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Special Interest

Unlocking the Blinking Mystery: How Mudskippers Reveal Secrets of Evolution’s Aquatic-to-Terrestrial Leap

  • Craig Miller
  • |
  • May 4, 2023
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  • 5 minute read
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Unlocking the Blinking Mystery: How Mudskippers Reveal Secrets of Evolution’s Aquatic-to-Terrestrial Leap
Key Takeaways
  • Blinking is present in almost all limbed land vertebrates but almost completely absent in aquatic animals like fish, making researchers curious about its evolutionary origins.
  • Mudskippers, amphibious fish living in mudflats across Africa and Asia, developed blinking independently from tetrapods, making them an excellent subject for understanding the origins of blinking.
  • Mudskipper blinking likely developed due to the necessity for clear vision during the transition from water to land, as early tetrapods would have experienced a blurry vision on land and needed to keep their eyes moist and free from debris.
  • The study of mudskippers has provided valuable insights into the evolution of blinking and other adaptations that facilitated the transition from water to land, contributing to our understanding of the evolutionary journey of tetrapods and eventually humans.
  • The shift from aquatic to terrestrial life required major adjustments in the skeletal and muscular systems of early tetrapods, including the development of stronger limbs, pelvic and pectoral girdles, and a more robust spine, and the emergence of blinking as a crucial adaptation was vital for their survival and success in their new habitat.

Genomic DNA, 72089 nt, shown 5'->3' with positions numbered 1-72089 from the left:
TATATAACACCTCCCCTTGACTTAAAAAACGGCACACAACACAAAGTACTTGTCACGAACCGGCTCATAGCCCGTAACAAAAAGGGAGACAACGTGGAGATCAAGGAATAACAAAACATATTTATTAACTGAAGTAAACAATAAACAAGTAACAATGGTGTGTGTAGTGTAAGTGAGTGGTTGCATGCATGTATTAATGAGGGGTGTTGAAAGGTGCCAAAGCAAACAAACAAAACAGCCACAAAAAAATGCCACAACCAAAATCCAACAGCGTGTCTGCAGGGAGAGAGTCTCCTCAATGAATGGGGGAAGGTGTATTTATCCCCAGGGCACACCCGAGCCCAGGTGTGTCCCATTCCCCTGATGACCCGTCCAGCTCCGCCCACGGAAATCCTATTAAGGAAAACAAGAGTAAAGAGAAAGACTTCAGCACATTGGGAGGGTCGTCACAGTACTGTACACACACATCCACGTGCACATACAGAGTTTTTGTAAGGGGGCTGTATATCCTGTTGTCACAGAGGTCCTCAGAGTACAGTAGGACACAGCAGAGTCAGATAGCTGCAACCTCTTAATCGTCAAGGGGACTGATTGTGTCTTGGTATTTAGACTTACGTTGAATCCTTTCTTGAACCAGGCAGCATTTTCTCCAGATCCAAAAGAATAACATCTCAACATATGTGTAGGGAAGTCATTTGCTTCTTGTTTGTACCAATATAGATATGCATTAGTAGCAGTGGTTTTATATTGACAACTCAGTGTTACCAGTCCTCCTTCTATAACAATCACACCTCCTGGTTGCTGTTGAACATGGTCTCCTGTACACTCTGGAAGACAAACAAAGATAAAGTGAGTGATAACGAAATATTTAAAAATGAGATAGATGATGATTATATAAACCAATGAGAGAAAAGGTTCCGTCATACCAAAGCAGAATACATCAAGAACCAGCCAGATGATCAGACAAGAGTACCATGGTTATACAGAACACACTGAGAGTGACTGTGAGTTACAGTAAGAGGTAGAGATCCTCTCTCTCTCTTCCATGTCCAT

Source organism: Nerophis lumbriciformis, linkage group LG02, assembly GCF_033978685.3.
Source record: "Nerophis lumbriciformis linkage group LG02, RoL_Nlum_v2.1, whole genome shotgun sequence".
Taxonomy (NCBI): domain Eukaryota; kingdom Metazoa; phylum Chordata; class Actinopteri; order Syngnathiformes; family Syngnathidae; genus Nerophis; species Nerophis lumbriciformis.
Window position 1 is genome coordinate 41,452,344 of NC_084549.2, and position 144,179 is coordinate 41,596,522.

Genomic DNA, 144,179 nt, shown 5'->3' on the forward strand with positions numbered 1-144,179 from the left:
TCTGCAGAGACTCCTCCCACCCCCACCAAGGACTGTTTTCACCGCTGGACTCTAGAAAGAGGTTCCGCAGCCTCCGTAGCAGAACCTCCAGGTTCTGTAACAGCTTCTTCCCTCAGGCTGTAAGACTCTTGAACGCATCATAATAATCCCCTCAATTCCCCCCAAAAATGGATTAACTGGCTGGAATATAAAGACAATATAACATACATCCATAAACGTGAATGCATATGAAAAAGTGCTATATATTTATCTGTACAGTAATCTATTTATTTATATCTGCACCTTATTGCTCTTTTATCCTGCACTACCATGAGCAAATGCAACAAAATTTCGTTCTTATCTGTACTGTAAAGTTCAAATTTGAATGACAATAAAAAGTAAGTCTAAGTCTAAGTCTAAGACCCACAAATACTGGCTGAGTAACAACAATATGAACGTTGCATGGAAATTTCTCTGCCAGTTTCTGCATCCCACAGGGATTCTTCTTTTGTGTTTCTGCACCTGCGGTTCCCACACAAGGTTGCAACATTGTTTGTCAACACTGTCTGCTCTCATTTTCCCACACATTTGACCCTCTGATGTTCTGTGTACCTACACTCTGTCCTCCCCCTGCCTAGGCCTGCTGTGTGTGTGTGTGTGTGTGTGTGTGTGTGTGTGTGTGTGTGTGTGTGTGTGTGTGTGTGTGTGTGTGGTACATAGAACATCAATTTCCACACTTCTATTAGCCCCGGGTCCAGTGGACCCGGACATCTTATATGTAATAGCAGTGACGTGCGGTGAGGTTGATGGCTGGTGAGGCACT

A seemingly simple action, blinking is an automatic response that occurs numerous times a minute.

For humans, it maintains eye moisture, cleans the surface, and offers protection.

Blinking is present in nearly all limbed land vertebrates (tetrapods), while it is almost completely absent in aquatic animals like fish.

Researchers have been curious about the evolutionary origins of this vital reflex.

Mudskippers: The Key to Understanding Blinking Evolution

Unable to study the process directly in the fossil record, a team of evolutionary biologists turned to mudskippers, amphibious fish residing in mudflats across Africa and Asia.

The mudskippers developed blinking independently from tetrapods, making them an excellent subject for understanding the origins of blinking.

In a study published in the Proceedings of the National Academy of Sciences, ultra high-speed video and advanced scanning technology unveiled that non-blinking fish and mudskippers have always possessed the muscles required for blinking.

This discovery suggests that the necessity for clear vision during the transition to land might have triggered the development of blinking.

Blinking: A Crucial Factor in Evolutionary Adaptation

Around 375 million years ago, some fish began to explore life on land, which offered new possibilities for food and a lack of predators.

However, clear vision was necessary to seize these opportunities. The early tetrapods would have experienced a blurry vision on land, similar to being nearsighted.

They also faced the challenge of keeping their eyes moist and free from debris.

To comprehend the evolution of blinking, researchers from Penn State University, Seton Hill University, and the University of Chicago collaborated with an engineer from Georgia Tech.

They studied two mudskipper species, Periophthalmus barbarus and P. septemradiatus, using high-speed video recordings and computed tomography images.

Their findings revealed that mudskippers blink by pulling their eyeballs back into the socket, allowing the skin to close around them.

The researchers also discovered that mudskippers blink more frequently in dry air and remove 97% of particles from their cornea with a single blink.

Moreover, mudskippers reflexively blink when their eyes are touched, similar to tetrapods.

Convergent Evolution: A Window to Understand the Evolutionary Process